Systematic investing is a common a way to achieve this level of pre-determination of future actions. And while many asset managers – TOO MANY asset managers, in my view – like to position their systematic investing strategies as super sophisticated and proprietary, the “black box” sometimes has more to do with ego and justifying fees than anything else.

More specifically, a trend-following processes can be built so that it’s rules-based, adaptable, transparent, and something financial advisors can explain to their clients in plain English. A robust trend-following strategies often will invest in all the major global asset class and make allocation adjustments based on the intermediate- and long-term trends taking place in each class.

I think the argument for taking this systematic, yet asset-class-agnostic approach was strengthened by the market disparities between 2020 and 2021. And I think the value of systematic investing has been reinforced further in 2022.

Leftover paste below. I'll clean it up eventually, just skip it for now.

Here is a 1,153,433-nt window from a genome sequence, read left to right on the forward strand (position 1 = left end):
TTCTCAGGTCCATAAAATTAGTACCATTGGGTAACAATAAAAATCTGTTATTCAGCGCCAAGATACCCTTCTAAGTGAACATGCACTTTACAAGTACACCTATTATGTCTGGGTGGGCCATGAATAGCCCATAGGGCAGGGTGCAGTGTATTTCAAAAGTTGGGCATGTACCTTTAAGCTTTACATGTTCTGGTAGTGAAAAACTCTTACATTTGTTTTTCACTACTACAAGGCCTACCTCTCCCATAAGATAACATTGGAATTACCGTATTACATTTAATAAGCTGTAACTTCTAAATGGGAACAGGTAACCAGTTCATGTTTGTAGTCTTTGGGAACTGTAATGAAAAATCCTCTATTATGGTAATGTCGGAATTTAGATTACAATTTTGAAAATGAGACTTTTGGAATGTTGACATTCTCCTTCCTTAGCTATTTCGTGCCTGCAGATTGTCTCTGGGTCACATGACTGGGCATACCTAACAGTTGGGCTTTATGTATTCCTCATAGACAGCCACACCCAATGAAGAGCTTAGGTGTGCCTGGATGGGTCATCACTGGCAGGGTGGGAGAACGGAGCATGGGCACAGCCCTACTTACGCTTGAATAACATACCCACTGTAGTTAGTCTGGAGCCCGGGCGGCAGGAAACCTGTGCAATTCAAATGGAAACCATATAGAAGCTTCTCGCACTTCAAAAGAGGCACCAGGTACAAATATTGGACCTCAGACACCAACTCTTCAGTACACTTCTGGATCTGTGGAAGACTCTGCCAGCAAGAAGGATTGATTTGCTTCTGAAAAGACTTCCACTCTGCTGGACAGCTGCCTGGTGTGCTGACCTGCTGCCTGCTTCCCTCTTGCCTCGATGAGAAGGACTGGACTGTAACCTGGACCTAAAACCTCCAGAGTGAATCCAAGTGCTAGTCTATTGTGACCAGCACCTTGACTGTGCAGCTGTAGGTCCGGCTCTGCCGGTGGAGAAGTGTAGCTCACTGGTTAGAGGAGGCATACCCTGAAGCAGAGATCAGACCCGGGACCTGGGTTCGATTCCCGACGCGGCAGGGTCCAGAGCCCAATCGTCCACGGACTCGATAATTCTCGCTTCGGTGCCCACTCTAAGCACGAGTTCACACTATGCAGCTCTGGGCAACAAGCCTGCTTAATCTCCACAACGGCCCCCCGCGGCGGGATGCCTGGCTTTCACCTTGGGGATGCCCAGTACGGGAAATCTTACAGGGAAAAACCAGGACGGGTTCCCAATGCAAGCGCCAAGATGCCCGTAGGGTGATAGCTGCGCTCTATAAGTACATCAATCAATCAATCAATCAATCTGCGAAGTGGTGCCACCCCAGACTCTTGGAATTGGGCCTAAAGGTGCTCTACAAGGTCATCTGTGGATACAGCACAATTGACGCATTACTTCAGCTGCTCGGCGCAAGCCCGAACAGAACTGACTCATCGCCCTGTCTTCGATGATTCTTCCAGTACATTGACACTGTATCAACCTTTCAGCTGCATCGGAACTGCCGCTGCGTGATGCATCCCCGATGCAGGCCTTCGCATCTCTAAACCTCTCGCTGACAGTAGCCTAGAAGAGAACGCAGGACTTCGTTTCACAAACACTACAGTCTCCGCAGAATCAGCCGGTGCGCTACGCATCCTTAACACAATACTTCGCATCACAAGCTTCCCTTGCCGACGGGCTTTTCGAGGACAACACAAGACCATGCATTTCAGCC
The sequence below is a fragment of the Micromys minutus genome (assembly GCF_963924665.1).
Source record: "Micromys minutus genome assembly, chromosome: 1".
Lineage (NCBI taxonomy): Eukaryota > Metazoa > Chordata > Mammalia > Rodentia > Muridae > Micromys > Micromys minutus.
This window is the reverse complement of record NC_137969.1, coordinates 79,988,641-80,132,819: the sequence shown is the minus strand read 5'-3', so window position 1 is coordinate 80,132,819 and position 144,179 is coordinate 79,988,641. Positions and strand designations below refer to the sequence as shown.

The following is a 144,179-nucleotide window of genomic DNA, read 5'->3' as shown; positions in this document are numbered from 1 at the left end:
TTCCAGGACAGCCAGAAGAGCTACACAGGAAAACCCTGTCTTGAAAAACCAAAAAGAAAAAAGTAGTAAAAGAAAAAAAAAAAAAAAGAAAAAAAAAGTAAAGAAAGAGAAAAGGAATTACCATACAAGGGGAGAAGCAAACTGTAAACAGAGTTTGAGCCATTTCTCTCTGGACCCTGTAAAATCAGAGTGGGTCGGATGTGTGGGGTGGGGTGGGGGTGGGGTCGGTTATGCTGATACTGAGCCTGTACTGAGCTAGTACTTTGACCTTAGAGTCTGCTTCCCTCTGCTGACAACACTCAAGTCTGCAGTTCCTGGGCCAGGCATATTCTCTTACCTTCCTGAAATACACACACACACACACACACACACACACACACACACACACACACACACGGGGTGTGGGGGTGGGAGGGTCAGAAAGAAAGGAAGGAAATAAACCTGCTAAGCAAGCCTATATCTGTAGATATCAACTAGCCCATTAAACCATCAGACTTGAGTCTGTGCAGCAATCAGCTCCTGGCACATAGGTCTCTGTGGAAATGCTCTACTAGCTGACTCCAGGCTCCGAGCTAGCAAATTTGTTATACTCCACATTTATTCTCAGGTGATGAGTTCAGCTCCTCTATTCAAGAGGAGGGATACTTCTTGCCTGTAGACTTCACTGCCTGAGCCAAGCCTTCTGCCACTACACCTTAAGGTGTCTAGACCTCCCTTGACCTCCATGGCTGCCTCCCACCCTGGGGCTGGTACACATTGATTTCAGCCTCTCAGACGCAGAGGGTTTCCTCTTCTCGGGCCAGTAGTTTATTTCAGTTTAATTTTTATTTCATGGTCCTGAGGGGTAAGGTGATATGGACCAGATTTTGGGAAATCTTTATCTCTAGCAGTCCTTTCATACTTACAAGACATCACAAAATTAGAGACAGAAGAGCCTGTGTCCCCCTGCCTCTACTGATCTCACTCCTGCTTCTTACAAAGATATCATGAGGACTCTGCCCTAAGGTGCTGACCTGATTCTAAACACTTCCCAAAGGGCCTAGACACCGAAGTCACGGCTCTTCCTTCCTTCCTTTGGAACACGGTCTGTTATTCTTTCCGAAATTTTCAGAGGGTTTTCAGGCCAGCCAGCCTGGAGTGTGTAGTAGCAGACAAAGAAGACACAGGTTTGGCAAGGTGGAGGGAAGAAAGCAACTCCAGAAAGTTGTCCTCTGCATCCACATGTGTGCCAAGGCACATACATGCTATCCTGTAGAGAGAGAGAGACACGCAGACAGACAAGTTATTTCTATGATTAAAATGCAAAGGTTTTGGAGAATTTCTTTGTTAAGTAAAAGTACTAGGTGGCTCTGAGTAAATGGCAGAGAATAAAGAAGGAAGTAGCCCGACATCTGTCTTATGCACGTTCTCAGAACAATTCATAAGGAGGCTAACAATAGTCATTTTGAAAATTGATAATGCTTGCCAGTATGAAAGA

• In 2020, you may have received an overall portfolio return below the long-term average unless you were disproportionately invested in very specific sectors or factors
  • In 2021, this was again true, but with an almost completely opposite set of holdings
  • In 2022, there’s been a reversal pretty much everywhere, with the downturn in growth, high beta, and fixed income being particularly noteworthy

In all three years, you likely had a “smoother ride” if you used a systematic investing process to drive allocation decisions.

Systematic Investing Aims to Win More By Losing Less

Many financial advisors are familiar with the “periodic table” of asset class performance like the image below, which is a popular tool for illustrating the importance of diversification to clients.